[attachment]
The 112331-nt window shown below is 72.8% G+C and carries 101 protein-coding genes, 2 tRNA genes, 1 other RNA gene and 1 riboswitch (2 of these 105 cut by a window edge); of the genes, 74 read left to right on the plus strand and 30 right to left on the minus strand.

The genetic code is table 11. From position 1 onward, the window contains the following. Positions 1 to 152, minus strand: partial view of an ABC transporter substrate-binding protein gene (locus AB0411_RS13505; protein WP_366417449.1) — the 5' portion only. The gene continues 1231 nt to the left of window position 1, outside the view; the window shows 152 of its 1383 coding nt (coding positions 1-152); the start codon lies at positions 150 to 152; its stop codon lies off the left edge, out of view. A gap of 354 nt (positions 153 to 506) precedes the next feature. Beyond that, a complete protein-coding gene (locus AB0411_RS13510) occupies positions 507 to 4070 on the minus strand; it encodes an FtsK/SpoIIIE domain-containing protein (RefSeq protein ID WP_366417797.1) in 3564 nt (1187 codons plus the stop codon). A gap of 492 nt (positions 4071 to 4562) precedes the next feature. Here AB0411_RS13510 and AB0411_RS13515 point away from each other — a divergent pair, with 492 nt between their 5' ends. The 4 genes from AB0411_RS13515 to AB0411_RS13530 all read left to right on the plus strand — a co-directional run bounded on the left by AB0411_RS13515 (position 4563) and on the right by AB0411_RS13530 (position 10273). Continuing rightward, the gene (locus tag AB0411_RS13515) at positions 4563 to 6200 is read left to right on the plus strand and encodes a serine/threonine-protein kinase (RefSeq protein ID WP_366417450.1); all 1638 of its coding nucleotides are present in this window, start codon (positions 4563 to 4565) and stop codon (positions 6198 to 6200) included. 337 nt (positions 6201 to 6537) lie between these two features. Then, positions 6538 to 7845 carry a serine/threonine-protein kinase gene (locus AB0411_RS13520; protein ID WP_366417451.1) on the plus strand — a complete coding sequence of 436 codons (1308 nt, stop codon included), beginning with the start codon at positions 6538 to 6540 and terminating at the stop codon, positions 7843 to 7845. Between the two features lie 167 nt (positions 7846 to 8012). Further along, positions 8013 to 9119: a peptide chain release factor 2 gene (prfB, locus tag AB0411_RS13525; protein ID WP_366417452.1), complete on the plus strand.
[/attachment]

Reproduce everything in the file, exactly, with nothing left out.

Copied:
The 112331-nt window shown below is 72.8% G+C and carries 101 protein-coding genes, 2 tRNA genes, 1 other RNA gene and 1 riboswitch (2 of these 105 cut by a window edge); of the genes, 74 read left to right on the plus strand and 30 right to left on the minus strand.

The genetic code is table 11. From position 1 onward, the window contains the following. Positions 1 to 152, minus strand: partial view of an ABC transporter substrate-binding protein gene (locus AB0411_RS13505; protein WP_366417449.1) — the 5' portion only. The gene continues 1231 nt to the left of window position 1, outside the view; the window shows 152 of its 1383 coding nt (coding positions 1-152); the start codon lies at positions 150 to 152; its stop codon lies off the left edge, out of view. A gap of 354 nt (positions 153 to 506) precedes the next feature. Beyond that, a complete protein-coding gene (locus AB0411_RS13510) occupies positions 507 to 4070 on the minus strand; it encodes an FtsK/SpoIIIE domain-containing protein (RefSeq protein ID WP_366417797.1) in 3564 nt (1187 codons plus the stop codon). A gap of 492 nt (positions 4071 to 4562) precedes the next feature. Here AB0411_RS13510 and AB0411_RS13515 point away from each other — a divergent pair, with 492 nt between their 5' ends. The 4 genes from AB0411_RS13515 to AB0411_RS13530 all read left to right on the plus strand — a co-directional run bounded on the left by AB0411_RS13515 (position 4563) and on the right by AB0411_RS13530 (position 10273). Continuing rightward, the gene (locus tag AB0411_RS13515) at positions 4563 to 6200 is read left to right on the plus strand and encodes a serine/threonine-protein kinase (RefSeq protein ID WP_366417450.1); all 1638 of its coding nucleotides are present in this window, start codon (positions 4563 to 4565) and stop codon (positions 6198 to 6200) included. 337 nt (positions 6201 to 6537) lie between these two features. Then, positions 6538 to 7845 carry a serine/threonine-protein kinase gene (locus AB0411_RS13520; protein ID WP_366417451.1) on the plus strand — a complete coding sequence of 436 codons (1308 nt, stop codon included), beginning with the start codon at positions 6538 to 6540 and terminating at the stop codon, positions 7843 to 7845. Between the two features lie 167 nt (positions 7846 to 8012). Further along, positions 8013 to 9119: a peptide chain release factor 2 gene (prfB, locus tag AB0411_RS13525; protein ID WP_366417452.1), complete on the plus strand.